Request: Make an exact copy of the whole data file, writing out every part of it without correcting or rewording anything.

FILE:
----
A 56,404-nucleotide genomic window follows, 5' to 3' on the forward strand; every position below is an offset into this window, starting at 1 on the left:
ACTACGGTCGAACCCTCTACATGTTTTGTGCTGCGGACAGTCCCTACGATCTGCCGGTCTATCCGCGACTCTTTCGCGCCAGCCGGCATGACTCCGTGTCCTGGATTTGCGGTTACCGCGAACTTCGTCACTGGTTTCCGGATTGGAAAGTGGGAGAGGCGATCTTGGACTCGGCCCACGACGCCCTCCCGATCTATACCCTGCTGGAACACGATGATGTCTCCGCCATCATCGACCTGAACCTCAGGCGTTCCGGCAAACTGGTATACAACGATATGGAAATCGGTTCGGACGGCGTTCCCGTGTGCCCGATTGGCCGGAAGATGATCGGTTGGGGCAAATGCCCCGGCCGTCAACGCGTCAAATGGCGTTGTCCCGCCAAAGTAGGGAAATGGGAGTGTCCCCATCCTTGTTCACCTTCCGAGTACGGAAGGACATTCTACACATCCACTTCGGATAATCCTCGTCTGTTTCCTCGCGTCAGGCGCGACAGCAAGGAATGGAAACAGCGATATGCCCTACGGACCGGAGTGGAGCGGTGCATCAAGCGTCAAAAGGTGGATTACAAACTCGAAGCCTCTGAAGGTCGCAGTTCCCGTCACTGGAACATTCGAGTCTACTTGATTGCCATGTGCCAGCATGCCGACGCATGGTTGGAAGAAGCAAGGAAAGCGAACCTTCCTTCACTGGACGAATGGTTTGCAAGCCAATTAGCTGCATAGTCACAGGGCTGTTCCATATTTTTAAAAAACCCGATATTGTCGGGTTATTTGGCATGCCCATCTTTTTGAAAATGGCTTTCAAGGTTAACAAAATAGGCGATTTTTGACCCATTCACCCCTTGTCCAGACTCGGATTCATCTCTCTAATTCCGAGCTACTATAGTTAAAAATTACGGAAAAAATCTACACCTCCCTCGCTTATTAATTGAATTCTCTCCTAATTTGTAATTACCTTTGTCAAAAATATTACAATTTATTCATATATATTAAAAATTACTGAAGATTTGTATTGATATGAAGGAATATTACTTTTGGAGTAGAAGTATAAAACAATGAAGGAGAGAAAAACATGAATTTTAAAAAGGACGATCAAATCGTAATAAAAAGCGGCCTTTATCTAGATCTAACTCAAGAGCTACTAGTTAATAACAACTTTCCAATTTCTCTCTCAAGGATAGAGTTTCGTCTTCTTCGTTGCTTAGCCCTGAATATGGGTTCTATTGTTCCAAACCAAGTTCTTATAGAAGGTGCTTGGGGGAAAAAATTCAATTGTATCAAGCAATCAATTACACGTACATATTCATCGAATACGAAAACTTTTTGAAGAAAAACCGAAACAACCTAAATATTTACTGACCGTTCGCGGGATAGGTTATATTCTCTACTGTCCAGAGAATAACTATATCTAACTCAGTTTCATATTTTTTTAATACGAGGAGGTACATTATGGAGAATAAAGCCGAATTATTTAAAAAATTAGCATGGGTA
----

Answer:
A 56,404-nucleotide genomic window follows, 5' to 3' on the forward strand; every position below is an offset into this window, starting at 1 on the left:
ACTACGGTCGAACCCTCTACATGTTTTGTGCTGCGGACAGTCCCTACGATCTGCCGGTCTATCCGCGACTCTTTCGCGCCAGCCGGCATGACTCCGTGTCCTGGATTTGCGGTTACCGCGAACTTCGTCACTGGTTTCCGGATTGGAAAGTGGGAGAGGCGATCTTGGACTCGGCCCACGACGCCCTCCCGATCTATACCCTGCTGGAACACGATGATGTCTCCGCCATCATCGACCTGAACCTCAGGCGTTCCGGCAAACTGGTATACAACGATATGGAAATCGGTTCGGACGGCGTTCCCGTGTGCCCGATTGGCCGGAAGATGATCGGTTGGGGCAAATGCCCCGGCCGTCAACGCGTCAAATGGCGTTGTCCCGCCAAAGTAGGGAAATGGGAGTGTCCCCATCCTTGTTCACCTTCCGAGTACGGAAGGACATTCTACACATCCACTTCGGATAATCCTCGTCTGTTTCCTCGCGTCAGGCGCGACAGCAAGGAATGGAAACAGCGATATGCCCTACGGACCGGAGTGGAGCGGTGCATCAAGCGTCAAAAGGTGGATTACAAACTCGAAGCCTCTGAAGGTCGCAGTTCCCGTCACTGGAACATTCGAGTCTACTTGATTGCCATGTGCCAGCATGCCGACGCATGGTTGGAAGAAGCAAGGAAAGCGAACCTTCCTTCACTGGACGAATGGTTTGCAAGCCAATTAGCTGCATAGTCACAGGGCTGTTCCATATTTTTAAAAAACCCGATATTGTCGGGTTATTTGGCATGCCCATCTTTTTGAAAATGGCTTTCAAGGTTAACAAAATAGGCGATTTTTGACCCATTCACCCCTTGTCCAGACTCGGATTCATCTCTCTAATTCCGAGCTACTATAGTTAAAAATTACGGAAAAAATCTACACCTCCCTCGCTTATTAATTGAATTCTCTCCTAATTTGTAATTACCTTTGTCAAAAATATTACAATTTATTCATATATATTAAAAATTACTGAAGATTTGTATTGATATGAAGGAATATTACTTTTGGAGTAGAAGTATAAAACAATGAAGGAGAGAAAAACATGAATTTTAAAAAGGACGATCAAATCGTAATAAAAAGCGGCCTTTATCTAGATCTAACTCAAGAGCTACTAGTTAATAACAACTTTCCAATTTCTCTCTCAAGGATAGAGTTTCGTCTTCTTCGTTGCTTAGCCCTGAATATGGGTTCTATTGTTCCAAACCAAGTTCTTATAGAAGGTGCTTGGGGGAAAAAATTCAATTGTATCAAGCAATCAATTACACGTACATATTCATCGAATACGAAAACTTTTTGAAGAAAAACCGAAACAACCTAAATATTTACTGACCGTTCGCGGGATAGGTTATATTCTCTACTGTCCAGAGAATAACTATATCTAACTCAGTTTCATATTTTTTTAATACGAGGAGGTACATTATGGAGAATAAAGCCGAATTATTTAAAAAATTAGCATGGGTA